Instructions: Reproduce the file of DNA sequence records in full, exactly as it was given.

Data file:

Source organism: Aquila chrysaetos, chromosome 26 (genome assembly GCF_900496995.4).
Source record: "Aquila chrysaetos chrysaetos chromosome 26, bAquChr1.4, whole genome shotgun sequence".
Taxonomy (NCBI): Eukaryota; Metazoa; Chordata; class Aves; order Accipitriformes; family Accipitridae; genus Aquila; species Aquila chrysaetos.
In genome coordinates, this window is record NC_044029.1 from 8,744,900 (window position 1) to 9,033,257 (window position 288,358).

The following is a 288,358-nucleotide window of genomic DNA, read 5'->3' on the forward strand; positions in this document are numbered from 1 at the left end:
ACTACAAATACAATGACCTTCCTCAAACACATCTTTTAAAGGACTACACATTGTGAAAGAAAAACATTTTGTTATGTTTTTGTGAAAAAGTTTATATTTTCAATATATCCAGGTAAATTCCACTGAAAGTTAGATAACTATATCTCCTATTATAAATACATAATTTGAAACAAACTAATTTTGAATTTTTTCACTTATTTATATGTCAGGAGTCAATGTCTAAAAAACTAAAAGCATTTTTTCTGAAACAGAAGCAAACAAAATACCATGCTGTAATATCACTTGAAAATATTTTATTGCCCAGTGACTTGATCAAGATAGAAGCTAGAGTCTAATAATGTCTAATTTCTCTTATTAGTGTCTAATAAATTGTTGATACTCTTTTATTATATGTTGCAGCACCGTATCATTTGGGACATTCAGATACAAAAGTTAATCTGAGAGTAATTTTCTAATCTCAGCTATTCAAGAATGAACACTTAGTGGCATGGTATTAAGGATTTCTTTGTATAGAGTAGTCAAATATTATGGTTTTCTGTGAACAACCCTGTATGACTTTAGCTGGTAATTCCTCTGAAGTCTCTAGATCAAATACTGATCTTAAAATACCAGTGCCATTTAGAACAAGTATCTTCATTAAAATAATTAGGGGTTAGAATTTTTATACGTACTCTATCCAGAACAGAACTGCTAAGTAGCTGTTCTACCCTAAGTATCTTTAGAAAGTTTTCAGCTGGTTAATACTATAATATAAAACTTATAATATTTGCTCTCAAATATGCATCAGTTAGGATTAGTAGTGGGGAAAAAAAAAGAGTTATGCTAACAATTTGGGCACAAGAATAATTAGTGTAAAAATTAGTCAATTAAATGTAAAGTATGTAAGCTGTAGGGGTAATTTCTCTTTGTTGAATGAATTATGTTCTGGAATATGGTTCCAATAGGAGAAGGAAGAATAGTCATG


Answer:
Source organism: Aquila chrysaetos, chromosome 26 (genome assembly GCF_900496995.4).
Source record: "Aquila chrysaetos chrysaetos chromosome 26, bAquChr1.4, whole genome shotgun sequence".
Taxonomy (NCBI): Eukaryota; Metazoa; Chordata; class Aves; order Accipitriformes; family Accipitridae; genus Aquila; species Aquila chrysaetos.
In genome coordinates, this window is record NC_044029.1 from 8,744,900 (window position 1) to 9,033,257 (window position 288,358).

The following is a 288,358-nucleotide window of genomic DNA, read 5'->3' on the forward strand; positions in this document are numbered from 1 at the left end:
ACTACAAATACAATGACCTTCCTCAAACACATCTTTTAAAGGACTACACATTGTGAAAGAAAAACATTTTGTTATGTTTTTGTGAAAAAGTTTATATTTTCAATATATCCAGGTAAATTCCACTGAAAGTTAGATAACTATATCTCCTATTATAAATACATAATTTGAAACAAACTAATTTTGAATTTTTTCACTTATTTATATGTCAGGAGTCAATGTCTAAAAAACTAAAAGCATTTTTTCTGAAACAGAAGCAAACAAAATACCATGCTGTAATATCACTTGAAAATATTTTATTGCCCAGTGACTTGATCAAGATAGAAGCTAGAGTCTAATAATGTCTAATTTCTCTTATTAGTGTCTAATAAATTGTTGATACTCTTTTATTATATGTTGCAGCACCGTATCATTTGGGACATTCAGATACAAAAGTTAATCTGAGAGTAATTTTCTAATCTCAGCTATTCAAGAATGAACACTTAGTGGCATGGTATTAAGGATTTCTTTGTATAGAGTAGTCAAATATTATGGTTTTCTGTGAACAACCCTGTATGACTTTAGCTGGTAATTCCTCTGAAGTCTCTAGATCAAATACTGATCTTAAAATACCAGTGCCATTTAGAACAAGTATCTTCATTAAAATAATTAGGGGTTAGAATTTTTATACGTACTCTATCCAGAACAGAACTGCTAAGTAGCTGTTCTACCCTAAGTATCTTTAGAAAGTTTTCAGCTGGTTAATACTATAATATAAAACTTATAATATTTGCTCTCAAATATGCATCAGTTAGGATTAGTAGTGGGGAAAAAAAAAGAGTTATGCTAACAATTTGGGCACAAGAATAATTAGTGTAAAAATTAGTCAATTAAATGTAAAGTATGTAAGCTGTAGGGGTAATTTCTCTTTGTTGAATGAATTATGTTCTGGAATATGGTTCCAATAGGAGAAGGAAGAATAGTCATG